Recent lopsided votes suggest that President Reagan's Strategic Defense Initiative enjoys solid support in the Senate. But a wide spectrum of senators, including Reagan's Republican point man for the program and the ranking Democrat on the Armed Services Committee, say the fight over SDI, commonly known as "Star Wars," has just begun.

The politics that forced Reagan to cut back his MX ballistic missile program to 40 weapons "very definitely are in the embryo stage" on Reagan's Star Wars program, said Sen. John W. Warner (R-Va.).

Warner, chairman of the Armed Services strategic subcommittee, led the fight on the Senate floor last Tuesday night to keep SDI from being cut back or restructured. His closest call was a 57-to-38 vote against an amendment to reduce SDI funds.

Despite that seemingly comfortable margin, Warner said there is plenty for the White House, Pentagon and pro-SDI forces to worry about to keep the program from being derailed. What saved SDI Tuesday, Warner said, "was a sense of obligation to support our negotiators" at the arms control talks in Geneva.

But SDI backers dare not rely on that leverage, which proved transitory on the MX, Warner said. He agreed with Sen. Sam Nunn (D-Ga.), ranking Democrat on the Armed Services Committee, that Congress had concerns about SDI that were not reflected in the votes against amendments to reduce and reorient it.

Nunn said the administration will not be able to keep Congress and the public sold on SDI unless it comes up with a more defensible definition of what the program is designed to accomplish. The Reagan definition is so broad and so ambitious that an unlimited amount of money could be spent without achieving any specific objective, he said.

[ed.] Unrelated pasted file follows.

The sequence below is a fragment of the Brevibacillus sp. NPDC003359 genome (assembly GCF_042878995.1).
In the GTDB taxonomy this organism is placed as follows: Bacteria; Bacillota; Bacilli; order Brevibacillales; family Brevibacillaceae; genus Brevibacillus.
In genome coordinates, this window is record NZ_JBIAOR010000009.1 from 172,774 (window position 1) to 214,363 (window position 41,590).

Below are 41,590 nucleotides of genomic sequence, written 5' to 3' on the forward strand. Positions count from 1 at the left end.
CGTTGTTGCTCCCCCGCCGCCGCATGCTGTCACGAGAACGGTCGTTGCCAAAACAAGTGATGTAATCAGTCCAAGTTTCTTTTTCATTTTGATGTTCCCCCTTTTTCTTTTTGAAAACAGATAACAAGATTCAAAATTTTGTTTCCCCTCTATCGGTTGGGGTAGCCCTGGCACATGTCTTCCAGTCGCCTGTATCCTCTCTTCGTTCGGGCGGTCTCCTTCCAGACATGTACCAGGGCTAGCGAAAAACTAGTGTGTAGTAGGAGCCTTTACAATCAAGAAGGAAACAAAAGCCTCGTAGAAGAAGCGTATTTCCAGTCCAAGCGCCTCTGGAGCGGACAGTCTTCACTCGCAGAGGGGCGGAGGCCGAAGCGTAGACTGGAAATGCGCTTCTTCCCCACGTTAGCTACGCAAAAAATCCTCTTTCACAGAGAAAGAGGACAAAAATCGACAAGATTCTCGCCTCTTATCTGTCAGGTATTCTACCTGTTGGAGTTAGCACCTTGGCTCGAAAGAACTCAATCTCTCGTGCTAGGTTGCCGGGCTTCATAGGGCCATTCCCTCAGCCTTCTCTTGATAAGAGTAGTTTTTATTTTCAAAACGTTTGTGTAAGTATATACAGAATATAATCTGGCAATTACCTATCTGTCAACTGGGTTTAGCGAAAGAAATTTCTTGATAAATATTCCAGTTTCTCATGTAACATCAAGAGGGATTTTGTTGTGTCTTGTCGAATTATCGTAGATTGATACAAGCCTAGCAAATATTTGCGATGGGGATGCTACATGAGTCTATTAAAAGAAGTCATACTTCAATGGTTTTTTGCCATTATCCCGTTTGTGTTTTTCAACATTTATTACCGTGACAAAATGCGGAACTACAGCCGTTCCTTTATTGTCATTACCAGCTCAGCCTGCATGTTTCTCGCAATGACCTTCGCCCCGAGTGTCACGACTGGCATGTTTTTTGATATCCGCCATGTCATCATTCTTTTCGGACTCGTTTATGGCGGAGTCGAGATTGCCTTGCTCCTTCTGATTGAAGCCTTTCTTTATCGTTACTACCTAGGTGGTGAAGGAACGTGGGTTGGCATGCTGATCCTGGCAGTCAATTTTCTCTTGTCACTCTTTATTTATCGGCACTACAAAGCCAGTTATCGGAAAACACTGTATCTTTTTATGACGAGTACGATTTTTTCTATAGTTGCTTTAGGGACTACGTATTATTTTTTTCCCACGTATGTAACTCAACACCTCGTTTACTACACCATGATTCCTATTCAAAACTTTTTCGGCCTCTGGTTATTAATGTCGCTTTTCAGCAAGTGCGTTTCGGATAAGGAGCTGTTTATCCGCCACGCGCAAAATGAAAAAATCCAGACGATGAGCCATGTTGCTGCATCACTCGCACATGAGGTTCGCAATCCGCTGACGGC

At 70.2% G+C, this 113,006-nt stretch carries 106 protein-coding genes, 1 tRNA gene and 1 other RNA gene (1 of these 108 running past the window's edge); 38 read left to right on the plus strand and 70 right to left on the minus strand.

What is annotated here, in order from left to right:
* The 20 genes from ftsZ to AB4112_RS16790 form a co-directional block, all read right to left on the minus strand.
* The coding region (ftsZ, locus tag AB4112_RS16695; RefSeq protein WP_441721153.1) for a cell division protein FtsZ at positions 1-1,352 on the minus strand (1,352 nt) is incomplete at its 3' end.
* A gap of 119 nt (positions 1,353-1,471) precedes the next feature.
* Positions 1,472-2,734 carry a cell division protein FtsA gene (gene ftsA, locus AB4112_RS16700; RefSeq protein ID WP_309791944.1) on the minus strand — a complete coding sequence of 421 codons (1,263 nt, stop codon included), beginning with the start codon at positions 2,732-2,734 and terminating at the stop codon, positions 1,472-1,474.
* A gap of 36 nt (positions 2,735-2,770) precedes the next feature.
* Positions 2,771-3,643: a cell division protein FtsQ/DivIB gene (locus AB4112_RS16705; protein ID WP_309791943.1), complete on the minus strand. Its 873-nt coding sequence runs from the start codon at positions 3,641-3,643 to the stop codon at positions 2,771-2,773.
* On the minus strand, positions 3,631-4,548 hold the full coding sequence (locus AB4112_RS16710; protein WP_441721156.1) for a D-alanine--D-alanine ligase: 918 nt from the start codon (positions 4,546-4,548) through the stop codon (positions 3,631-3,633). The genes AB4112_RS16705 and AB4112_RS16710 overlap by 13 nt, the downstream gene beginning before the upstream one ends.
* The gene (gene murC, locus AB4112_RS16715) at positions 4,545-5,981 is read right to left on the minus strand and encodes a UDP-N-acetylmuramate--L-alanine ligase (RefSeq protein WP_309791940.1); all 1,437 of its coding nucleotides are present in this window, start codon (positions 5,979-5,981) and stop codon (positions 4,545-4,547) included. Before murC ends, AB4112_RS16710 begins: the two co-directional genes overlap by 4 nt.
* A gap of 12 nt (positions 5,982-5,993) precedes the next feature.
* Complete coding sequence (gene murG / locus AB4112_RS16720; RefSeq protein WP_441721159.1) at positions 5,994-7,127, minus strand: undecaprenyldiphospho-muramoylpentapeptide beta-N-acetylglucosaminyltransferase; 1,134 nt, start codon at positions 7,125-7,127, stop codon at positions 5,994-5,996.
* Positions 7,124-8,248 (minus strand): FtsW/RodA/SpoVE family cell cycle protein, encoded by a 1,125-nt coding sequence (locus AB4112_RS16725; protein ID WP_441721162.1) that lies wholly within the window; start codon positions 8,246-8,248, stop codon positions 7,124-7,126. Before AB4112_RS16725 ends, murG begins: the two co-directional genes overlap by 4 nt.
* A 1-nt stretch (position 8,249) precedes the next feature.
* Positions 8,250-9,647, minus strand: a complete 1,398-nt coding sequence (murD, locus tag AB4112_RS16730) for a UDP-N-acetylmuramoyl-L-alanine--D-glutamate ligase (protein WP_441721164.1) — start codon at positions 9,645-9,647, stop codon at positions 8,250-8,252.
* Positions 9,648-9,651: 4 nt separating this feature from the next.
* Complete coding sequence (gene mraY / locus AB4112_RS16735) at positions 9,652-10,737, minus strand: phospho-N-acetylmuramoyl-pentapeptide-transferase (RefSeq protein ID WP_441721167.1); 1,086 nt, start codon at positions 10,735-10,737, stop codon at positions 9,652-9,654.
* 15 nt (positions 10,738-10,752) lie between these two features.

Congress and the public eventually will refuse to keep spending billions on a program with no clear goals, Nunn said.

"I don't know a single scientist in the country who agrees with the president's definition of the program," Nunn said.

Reagan called for research into a leak-proof missile defense that would make "nuclear weapons impotent and obsolete."

"What if free people could live secure in the knowledge that their security did not rest upon the threat of instant U.S. retaliation to deter a Soviet attack, that we could intercept and destroy strategic ballistic missiles before they reached our own soil or that of our allies?" Reagan said in his March 23, 1983, speech announcing SDI. "It is reasonable for us to begin this effort. It will take years, probably decades of effort on many fronts. But isn't it worth every investment necessary to free the world from the threat of nuclear war?

"I call upon the scientific community in our country . . . to give us the means of rendering these nuclear weapons impotent and obsolete. I am directing a comprehensive and intensive effort to define a long term research and development program to begin to achieve our ultimate goal of eliminating the threat posed by strategic nuclear missiles."

Sen. J. Bennett Johnston (D-La.), in a speech on the Senate floor last week which stunned some of his colleagues for its bluntness, said nothing has happened technologically in missile defense since Reagan's initial Star Wars announcement although money for the effort has trebled.

"What have we discovered?" Johnston asked. "We have not discovered anything except a speech which was wrong. It was wrong, Mr. President, we know that. Is there anybody in here -- the senator from Virginia, the senator from Georgia, any of you -- who will get up on this floor and say the president was right, that we have any possibility of making nuclear weapons obsolete? Of course not. Of course not.